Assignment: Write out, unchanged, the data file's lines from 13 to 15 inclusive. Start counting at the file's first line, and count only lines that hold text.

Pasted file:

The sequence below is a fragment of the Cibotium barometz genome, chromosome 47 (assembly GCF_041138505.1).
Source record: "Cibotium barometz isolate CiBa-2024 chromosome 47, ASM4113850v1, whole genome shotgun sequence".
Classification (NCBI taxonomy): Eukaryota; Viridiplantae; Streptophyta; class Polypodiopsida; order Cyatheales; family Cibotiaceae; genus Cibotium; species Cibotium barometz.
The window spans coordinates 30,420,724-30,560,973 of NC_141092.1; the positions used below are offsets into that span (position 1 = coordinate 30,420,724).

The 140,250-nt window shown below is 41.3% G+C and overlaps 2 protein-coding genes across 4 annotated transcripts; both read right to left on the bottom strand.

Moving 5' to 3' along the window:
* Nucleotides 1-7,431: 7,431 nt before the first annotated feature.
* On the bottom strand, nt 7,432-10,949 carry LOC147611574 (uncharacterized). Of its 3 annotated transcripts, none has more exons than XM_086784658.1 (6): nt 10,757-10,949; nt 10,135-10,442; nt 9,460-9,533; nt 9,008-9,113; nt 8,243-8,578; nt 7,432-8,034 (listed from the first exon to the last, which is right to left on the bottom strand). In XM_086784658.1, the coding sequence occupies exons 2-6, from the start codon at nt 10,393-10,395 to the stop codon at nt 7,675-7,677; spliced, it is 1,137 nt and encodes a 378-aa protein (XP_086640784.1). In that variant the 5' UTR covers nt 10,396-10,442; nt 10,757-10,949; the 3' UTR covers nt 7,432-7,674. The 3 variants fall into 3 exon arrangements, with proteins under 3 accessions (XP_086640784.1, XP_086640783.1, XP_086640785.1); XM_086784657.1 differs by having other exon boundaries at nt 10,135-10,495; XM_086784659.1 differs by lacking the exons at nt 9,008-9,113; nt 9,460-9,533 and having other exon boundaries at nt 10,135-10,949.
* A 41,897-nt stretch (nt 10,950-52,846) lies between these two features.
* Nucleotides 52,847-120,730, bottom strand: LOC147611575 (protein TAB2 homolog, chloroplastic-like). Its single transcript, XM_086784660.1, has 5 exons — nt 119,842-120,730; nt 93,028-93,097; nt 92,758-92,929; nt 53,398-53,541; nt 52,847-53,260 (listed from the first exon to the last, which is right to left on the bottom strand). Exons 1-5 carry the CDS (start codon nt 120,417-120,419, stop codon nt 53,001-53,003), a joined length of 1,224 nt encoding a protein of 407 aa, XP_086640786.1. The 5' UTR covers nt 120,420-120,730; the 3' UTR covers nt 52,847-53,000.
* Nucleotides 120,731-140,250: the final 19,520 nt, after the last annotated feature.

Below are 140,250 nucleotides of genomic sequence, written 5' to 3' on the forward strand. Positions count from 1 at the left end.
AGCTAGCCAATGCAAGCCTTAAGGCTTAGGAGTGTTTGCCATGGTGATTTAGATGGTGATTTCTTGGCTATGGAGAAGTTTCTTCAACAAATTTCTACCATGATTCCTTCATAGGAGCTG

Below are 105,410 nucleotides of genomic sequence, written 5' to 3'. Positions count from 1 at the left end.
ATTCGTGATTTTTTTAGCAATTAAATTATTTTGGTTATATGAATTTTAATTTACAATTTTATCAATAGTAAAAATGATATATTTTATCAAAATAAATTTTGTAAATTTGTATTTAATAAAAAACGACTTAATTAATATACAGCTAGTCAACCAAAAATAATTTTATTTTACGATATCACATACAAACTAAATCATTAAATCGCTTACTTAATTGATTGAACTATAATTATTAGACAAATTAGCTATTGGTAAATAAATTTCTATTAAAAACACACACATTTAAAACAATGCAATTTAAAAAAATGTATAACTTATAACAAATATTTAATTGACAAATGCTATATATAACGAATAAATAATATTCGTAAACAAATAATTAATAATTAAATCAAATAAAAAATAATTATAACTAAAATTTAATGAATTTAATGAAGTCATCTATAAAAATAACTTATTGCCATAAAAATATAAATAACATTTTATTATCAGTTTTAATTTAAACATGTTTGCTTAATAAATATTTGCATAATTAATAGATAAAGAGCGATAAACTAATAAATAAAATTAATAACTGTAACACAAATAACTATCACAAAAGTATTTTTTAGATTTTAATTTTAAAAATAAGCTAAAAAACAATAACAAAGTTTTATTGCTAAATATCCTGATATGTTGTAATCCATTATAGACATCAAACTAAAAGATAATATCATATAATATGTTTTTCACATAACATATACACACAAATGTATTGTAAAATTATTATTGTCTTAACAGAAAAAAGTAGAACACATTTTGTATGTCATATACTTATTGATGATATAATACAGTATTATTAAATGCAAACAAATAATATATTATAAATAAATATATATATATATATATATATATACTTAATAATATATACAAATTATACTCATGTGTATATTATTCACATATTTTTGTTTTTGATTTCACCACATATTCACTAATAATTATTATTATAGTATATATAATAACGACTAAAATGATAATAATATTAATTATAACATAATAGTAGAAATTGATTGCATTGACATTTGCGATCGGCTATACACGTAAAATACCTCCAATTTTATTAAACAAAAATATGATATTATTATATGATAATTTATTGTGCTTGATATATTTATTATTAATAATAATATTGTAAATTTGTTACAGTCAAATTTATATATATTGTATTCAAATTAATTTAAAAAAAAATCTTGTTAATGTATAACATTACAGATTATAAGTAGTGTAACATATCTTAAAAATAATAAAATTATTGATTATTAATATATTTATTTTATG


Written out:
AGCTAGCCAATGCAAGCCTTAAGGCTTAGGAGTGTTTGCCATGGTGATTTAGATGGTGATTTCTTGGCTATGGAGAAGTTTCTTCAACAAATTTCTACCATGATTCCTTCATAGGAGCTG

Below are 105,410 nucleotides of genomic sequence, written 5' to 3'. Positions count from 1 at the left end.
ATTCGTGATTTTTTTAGCAATTAAATTATTTTGGTTATATGAATTTTAATTTACAATTTTATCAATAGTAAAAATGATATATTTTATCAAAATAAATTTTGTAAATTTGTATTTAATAAAAAACGACTTAATTAATATACAGCTAGTCAACCAAAAATAATTTTATTTTACGATATCACATACAAACTAAATCATTAAATCGCTTACTTAATTGATTGAACTATAATTATTAGACAAATTAGCTATTGGTAAATAAATTTCTATTAAAAACACACACATTTAAAACAATGCAATTTAAAAAAATGTATAACTTATAACAAATATTTAATTGACAAATGCTATATATAACGAATAAATAATATTCGTAAACAAATAATTAATAATTAAATCAAATAAAAAATAATTATAACTAAAATTTAATGAATTTAATGAAGTCATCTATAAAAATAACTTATTGCCATAAAAATATAAATAACATTTTATTATCAGTTTTAATTTAAACATGTTTGCTTAATAAATATTTGCATAATTAATAGATAAAGAGCGATAAACTAATAAATAAAATTAATAACTGTAACACAAATAACTATCACAAAAGTATTTTTTAGATTTTAATTTTAAAAATAAGCTAAAAAACAATAACAAAGTTTTATTGCTAAATATCCTGATATGTTGTAATCCATTATAGACATCAAACTAAAAGATAATATCATATAATATGTTTTTCACATAACATATACACACAAATGTATTGTAAAATTATTATTGTCTTAACAGAAAAAAGTAGAACACATTTTGTATGTCATATACTTATTGATGATATAATACAGTATTATTAAATGCAAACAAATAATATATTATAAATAAATATATATATATATATATATATATACTTAATAATATATACAAATTATACTCATGTGTATATTATTCACATATTTTTGTTTTTGATTTCACCACATATTCACTAATAATTATTATTATAGTATATATAATAACGACTAAAATGATAATAATATTAATTATAACATAATAGTAGAAATTGATTGCATTGACATTTGCGATCGGCTATACACGTAAAATACCTCCAATTTTATTAAACAAAAATATGATATTATTATATGATAATTTATTGTGCTTGATATATTTATTATTAATAATAATATTGTAAATTTGTTACAGTCAAATTTATATATATTGTATTCAAATTAATTTAAAAAAAAATCTTGTTAATGTATAACATTACAGATTATAAGTAGTGTAACATATCTTAAAAATAATAAAATTATTGATTATTAATATATTTATTTTATG